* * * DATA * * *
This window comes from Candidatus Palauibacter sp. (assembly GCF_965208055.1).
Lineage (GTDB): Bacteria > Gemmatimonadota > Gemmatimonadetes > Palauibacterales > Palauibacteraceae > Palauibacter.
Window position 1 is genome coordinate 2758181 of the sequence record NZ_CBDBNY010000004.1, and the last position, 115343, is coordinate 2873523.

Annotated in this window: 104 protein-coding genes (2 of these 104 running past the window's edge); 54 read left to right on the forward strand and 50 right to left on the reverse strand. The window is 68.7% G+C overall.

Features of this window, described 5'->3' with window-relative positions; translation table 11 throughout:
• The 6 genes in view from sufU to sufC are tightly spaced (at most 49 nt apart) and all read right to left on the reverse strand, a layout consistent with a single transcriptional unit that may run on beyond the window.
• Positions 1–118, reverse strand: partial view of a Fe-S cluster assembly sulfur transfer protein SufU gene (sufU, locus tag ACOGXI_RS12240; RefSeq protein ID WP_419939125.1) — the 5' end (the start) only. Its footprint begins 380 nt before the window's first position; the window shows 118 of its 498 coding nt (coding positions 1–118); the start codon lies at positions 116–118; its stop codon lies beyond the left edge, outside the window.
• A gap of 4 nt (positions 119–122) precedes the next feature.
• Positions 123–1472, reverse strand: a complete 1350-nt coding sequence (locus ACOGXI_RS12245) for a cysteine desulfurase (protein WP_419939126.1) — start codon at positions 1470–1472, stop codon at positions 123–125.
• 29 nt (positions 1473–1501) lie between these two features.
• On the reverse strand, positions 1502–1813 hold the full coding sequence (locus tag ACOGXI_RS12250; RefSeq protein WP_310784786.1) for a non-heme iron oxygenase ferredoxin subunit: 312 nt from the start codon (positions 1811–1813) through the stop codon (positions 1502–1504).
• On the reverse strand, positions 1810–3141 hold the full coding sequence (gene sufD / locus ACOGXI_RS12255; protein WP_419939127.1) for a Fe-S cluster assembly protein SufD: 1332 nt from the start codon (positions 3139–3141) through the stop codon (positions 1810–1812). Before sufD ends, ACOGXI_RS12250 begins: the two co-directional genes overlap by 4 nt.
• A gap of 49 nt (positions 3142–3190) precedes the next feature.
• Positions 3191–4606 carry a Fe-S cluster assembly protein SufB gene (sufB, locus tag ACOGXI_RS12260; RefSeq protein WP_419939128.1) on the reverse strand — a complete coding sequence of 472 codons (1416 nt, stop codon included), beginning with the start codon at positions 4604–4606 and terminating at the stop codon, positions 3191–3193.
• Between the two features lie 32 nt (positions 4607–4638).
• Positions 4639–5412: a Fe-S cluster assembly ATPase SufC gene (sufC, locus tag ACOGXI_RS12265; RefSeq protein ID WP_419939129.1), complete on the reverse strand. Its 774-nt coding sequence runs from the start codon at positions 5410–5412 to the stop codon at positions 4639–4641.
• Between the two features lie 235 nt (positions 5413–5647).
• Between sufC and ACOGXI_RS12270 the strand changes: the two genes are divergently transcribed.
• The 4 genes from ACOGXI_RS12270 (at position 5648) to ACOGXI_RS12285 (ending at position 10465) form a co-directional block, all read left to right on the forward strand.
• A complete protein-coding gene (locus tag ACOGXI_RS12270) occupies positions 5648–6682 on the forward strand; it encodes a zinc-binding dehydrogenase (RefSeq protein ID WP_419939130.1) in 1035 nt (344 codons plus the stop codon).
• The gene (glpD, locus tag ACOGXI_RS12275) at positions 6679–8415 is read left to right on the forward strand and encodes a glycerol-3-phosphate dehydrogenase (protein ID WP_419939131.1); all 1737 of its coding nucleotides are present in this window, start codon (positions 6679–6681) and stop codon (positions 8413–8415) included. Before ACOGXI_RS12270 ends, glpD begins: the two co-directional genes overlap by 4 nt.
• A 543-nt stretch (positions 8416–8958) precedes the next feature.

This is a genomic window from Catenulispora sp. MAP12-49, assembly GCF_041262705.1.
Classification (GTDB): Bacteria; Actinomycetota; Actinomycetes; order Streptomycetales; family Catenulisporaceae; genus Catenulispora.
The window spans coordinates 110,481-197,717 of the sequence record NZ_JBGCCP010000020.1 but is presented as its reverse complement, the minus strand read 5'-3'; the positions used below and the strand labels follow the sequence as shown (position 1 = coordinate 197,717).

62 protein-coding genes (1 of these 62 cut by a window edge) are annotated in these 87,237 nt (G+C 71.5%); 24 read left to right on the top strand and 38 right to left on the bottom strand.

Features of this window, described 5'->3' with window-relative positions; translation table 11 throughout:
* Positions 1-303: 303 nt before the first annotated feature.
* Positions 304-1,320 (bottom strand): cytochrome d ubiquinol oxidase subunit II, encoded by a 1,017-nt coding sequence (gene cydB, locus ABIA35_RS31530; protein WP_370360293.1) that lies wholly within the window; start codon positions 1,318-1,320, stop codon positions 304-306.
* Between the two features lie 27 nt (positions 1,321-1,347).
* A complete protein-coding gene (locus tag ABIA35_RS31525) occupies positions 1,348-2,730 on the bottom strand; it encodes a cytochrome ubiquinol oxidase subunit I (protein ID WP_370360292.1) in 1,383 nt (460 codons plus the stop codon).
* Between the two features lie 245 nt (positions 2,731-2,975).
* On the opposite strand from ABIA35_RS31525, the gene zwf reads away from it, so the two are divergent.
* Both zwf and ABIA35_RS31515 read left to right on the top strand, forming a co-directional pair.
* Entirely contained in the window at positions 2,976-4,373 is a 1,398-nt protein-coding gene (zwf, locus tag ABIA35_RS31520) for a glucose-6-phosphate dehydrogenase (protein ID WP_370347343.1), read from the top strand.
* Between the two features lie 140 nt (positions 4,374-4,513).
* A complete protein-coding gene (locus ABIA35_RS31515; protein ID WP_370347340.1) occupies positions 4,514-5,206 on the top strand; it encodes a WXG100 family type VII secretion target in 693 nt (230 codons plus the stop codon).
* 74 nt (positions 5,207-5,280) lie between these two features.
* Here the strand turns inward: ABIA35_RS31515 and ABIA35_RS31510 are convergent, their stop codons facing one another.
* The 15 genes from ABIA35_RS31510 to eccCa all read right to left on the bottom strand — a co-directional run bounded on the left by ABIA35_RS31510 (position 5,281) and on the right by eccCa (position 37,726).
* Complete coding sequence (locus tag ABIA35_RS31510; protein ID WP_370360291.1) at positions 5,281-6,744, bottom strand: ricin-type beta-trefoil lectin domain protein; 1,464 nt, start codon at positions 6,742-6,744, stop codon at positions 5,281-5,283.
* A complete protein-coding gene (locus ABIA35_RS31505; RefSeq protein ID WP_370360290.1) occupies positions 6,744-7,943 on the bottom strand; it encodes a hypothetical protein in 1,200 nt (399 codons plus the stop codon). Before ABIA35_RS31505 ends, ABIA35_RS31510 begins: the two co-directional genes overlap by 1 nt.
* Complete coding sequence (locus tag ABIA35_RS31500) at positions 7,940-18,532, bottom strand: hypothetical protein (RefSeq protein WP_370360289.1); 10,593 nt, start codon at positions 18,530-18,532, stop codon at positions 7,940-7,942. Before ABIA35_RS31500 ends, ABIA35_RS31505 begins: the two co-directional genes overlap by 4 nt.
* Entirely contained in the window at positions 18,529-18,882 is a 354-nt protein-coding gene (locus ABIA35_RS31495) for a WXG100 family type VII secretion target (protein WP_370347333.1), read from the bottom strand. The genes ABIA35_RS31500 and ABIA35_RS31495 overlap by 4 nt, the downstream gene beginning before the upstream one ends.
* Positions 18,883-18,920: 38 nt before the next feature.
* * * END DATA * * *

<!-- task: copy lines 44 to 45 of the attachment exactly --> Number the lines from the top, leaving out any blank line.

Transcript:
* Entirely contained in the window at positions 18,529-18,882 is a 354-nt protein-coding gene (locus ABIA35_RS31495) for a WXG100 family type VII secretion target (protein WP_370347333.1), read from the bottom strand. The genes ABIA35_RS31500 and ABIA35_RS31495 overlap by 4 nt, the downstream gene beginning before the upstream one ends.
* Positions 18,883-18,920: 38 nt before the next feature.